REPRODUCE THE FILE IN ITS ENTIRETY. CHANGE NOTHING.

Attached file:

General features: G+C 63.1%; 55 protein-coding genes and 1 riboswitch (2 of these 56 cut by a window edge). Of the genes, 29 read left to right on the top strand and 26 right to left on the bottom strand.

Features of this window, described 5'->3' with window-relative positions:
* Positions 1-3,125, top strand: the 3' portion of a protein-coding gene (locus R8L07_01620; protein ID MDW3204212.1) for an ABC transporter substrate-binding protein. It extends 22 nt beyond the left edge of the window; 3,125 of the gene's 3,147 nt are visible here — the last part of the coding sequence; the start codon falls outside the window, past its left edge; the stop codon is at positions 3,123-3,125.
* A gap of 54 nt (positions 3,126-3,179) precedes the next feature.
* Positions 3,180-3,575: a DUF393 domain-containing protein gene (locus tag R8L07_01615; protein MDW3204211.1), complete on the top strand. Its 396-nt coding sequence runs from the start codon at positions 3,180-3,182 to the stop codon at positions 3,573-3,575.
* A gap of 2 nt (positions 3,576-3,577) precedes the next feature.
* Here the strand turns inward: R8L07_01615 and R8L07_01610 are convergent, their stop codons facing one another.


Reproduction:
General features: G+C 63.1%; 55 protein-coding genes and 1 riboswitch (2 of these 56 cut by a window edge). Of the genes, 29 read left to right on the top strand and 26 right to left on the bottom strand.

Features of this window, described 5'->3' with window-relative positions:
* Positions 1-3,125, top strand: the 3' portion of a protein-coding gene (locus R8L07_01620; protein ID MDW3204212.1) for an ABC transporter substrate-binding protein. It extends 22 nt beyond the left edge of the window; 3,125 of the gene's 3,147 nt are visible here — the last part of the coding sequence; the start codon falls outside the window, past its left edge; the stop codon is at positions 3,123-3,125.
* A gap of 54 nt (positions 3,126-3,179) precedes the next feature.
* Positions 3,180-3,575: a DUF393 domain-containing protein gene (locus tag R8L07_01615; protein MDW3204211.1), complete on the top strand. Its 396-nt coding sequence runs from the start codon at positions 3,180-3,182 to the stop codon at positions 3,573-3,575.
* A gap of 2 nt (positions 3,576-3,577) precedes the next feature.
* Here the strand turns inward: R8L07_01615 and R8L07_01610 are convergent, their stop codons facing one another.